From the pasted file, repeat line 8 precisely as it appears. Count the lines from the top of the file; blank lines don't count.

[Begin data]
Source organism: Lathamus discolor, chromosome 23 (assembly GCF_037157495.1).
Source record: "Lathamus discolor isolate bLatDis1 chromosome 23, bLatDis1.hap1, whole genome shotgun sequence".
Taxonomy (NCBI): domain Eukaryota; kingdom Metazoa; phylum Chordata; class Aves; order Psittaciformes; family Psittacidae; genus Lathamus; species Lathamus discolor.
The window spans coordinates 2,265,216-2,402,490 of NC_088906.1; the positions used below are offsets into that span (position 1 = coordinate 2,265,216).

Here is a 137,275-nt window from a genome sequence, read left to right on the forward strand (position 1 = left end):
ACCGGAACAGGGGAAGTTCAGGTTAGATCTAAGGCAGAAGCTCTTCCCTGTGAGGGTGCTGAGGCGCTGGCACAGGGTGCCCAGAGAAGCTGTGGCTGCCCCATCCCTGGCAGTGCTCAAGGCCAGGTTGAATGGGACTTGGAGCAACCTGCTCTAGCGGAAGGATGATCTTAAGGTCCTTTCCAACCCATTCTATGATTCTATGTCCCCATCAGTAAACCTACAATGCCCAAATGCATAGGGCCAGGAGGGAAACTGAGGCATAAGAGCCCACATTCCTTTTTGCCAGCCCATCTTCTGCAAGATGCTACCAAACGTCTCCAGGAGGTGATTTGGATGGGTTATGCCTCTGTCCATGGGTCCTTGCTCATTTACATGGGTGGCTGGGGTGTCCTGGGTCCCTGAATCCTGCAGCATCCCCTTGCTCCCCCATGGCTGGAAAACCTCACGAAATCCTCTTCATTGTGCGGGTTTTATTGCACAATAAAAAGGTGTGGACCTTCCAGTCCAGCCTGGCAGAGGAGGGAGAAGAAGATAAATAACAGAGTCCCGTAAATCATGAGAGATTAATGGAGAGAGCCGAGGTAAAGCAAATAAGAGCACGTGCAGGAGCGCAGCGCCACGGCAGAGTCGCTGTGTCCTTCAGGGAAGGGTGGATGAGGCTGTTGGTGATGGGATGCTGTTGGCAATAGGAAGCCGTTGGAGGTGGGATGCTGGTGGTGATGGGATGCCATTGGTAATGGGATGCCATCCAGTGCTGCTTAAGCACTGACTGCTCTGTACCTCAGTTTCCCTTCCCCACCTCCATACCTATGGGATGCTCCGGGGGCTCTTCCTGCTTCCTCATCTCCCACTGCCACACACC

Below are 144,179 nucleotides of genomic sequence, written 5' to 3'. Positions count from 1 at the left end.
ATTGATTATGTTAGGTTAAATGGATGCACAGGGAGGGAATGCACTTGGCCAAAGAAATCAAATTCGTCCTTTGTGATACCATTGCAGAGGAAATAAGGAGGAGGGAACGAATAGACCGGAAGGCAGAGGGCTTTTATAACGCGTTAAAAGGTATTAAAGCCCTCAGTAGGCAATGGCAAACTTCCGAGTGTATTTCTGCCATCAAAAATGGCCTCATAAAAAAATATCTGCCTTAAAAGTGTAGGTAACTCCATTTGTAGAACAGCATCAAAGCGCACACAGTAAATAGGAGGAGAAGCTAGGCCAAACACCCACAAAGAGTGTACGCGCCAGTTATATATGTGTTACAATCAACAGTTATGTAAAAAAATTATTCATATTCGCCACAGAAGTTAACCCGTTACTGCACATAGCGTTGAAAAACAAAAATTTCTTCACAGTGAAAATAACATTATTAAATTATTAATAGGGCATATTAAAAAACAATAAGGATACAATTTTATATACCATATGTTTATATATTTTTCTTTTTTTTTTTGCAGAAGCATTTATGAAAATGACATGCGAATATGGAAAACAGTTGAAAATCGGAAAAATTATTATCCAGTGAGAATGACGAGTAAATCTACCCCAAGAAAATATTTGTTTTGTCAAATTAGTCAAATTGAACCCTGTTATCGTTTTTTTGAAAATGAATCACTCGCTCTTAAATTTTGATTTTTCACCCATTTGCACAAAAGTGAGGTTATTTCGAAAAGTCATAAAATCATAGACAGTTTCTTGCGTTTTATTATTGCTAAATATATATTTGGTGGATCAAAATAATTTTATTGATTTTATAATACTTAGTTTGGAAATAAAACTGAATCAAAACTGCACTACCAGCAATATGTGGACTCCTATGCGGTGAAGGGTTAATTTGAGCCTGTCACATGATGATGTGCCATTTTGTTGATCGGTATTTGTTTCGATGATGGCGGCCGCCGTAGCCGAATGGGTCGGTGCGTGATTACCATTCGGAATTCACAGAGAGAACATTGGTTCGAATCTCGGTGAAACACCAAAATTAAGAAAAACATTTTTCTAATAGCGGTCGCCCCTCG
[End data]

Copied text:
ATTGATTATGTTAGGTTAAATGGATGCACAGGGAGGGAATGCACTTGGCCAAAGAAATCAAATTCGTCCTTTGTGATACCATTGCAGAGGAAATAAGGAGGAGGGAACGAATAGACCGGAAGGCAGAGGGCTTTTATAACGCGTTAAAAGGTATTAAAGCCCTCAGTAGGCAATGGCAAACTTCCGAGTGTATTTCTGCCATCAAAAATGGCCTCATAAAAAAATATCTGCCTTAAAAGTGTAGGTAACTCCATTTGTAGAACAGCATCAAAGCGCACACAGTAAATAGGAGGAGAAGCTAGGCCAAACACCCACAAAGAGTGTACGCGCCAGTTATATATGTGTTACAATCAACAGTTATGTAAAAAAATTATTCATATTCGCCACAGAAGTTAACCCGTTACTGCACATAGCGTTGAAAAACAAAAATTTCTTCACAGTGAAAATAACATTATTAAATTATTAATAGGGCATATTAAAAAACAATAAGGATACAATTTTATATACCATATGTTTATATATTTTTCTTTTTTTTTTTGCAGAAGCATTTATGAAAATGACATGCGAATATGGAAAACAGTTGAAAATCGGAAAAATTATTATCCAGTGAGAATGACGAGTAAATCTACCCCAAGAAAATATTTGTTTTGTCAAATTAGTCAAATTGAACCCTGTTATCGTTTTTTTGAAAATGAATCACTCGCTCTTAAATTTTGATTTTTCACCCATTTGCACAAAAGTGAGGTTATTTCGAAAAGTCATAAAATCATAGACAGTTTCTTGCGTTTTATTATTGCTAAATATATATTTGGTGGATCAAAATAATTTTATTGATTTTATAATACTTAGTTTGGAAATAAAACTGAATCAAAACTGCACTACCAGCAATATGTGGACTCCTATGCGGTGAAGGGTTAATTTGAGCCTGTCACATGATGATGTGCCATTTTGTTGATCGGTATTTGTTTCGATGATGGCGGCCGCCGTAGCCGAATGGGTCGGTGCGTGATTACCATTCGGAATTCACAGAGAGAACATTGGTTCGAATCTCGGTGAAACACCAAAATTAAGAAAAACATTTTTCTAATAGCGGTCGCCCCTCG